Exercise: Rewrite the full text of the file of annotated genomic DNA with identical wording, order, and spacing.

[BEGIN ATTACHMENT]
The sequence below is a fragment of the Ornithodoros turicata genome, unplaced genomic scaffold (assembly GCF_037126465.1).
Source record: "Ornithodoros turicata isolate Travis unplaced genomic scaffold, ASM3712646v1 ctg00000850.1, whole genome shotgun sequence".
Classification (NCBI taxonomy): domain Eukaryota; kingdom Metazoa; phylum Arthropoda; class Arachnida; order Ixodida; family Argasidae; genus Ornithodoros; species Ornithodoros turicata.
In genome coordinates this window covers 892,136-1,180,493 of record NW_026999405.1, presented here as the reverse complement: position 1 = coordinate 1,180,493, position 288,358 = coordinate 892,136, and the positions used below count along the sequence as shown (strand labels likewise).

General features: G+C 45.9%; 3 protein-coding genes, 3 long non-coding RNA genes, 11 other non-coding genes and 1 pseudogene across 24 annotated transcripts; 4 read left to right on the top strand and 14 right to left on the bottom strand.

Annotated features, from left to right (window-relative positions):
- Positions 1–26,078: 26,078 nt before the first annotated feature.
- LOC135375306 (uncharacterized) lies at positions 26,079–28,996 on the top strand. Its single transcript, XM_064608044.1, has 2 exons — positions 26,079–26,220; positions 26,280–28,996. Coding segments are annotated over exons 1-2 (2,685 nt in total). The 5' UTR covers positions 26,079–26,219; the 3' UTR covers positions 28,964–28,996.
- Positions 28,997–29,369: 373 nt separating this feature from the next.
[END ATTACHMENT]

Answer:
The sequence below is a fragment of the Ornithodoros turicata genome, unplaced genomic scaffold (assembly GCF_037126465.1).
Source record: "Ornithodoros turicata isolate Travis unplaced genomic scaffold, ASM3712646v1 ctg00000850.1, whole genome shotgun sequence".
Classification (NCBI taxonomy): domain Eukaryota; kingdom Metazoa; phylum Arthropoda; class Arachnida; order Ixodida; family Argasidae; genus Ornithodoros; species Ornithodoros turicata.
In genome coordinates this window covers 892,136-1,180,493 of record NW_026999405.1, presented here as the reverse complement: position 1 = coordinate 1,180,493, position 288,358 = coordinate 892,136, and the positions used below count along the sequence as shown (strand labels likewise).

General features: G+C 45.9%; 3 protein-coding genes, 3 long non-coding RNA genes, 11 other non-coding genes and 1 pseudogene across 24 annotated transcripts; 4 read left to right on the top strand and 14 right to left on the bottom strand.

Annotated features, from left to right (window-relative positions):
- Positions 1–26,078: 26,078 nt before the first annotated feature.
- LOC135375306 (uncharacterized) lies at positions 26,079–28,996 on the top strand. Its single transcript, XM_064608044.1, has 2 exons — positions 26,079–26,220; positions 26,280–28,996. Coding segments are annotated over exons 1-2 (2,685 nt in total). The 5' UTR covers positions 26,079–26,219; the 3' UTR covers positions 28,964–28,996.
- Positions 28,997–29,369: 373 nt separating this feature from the next.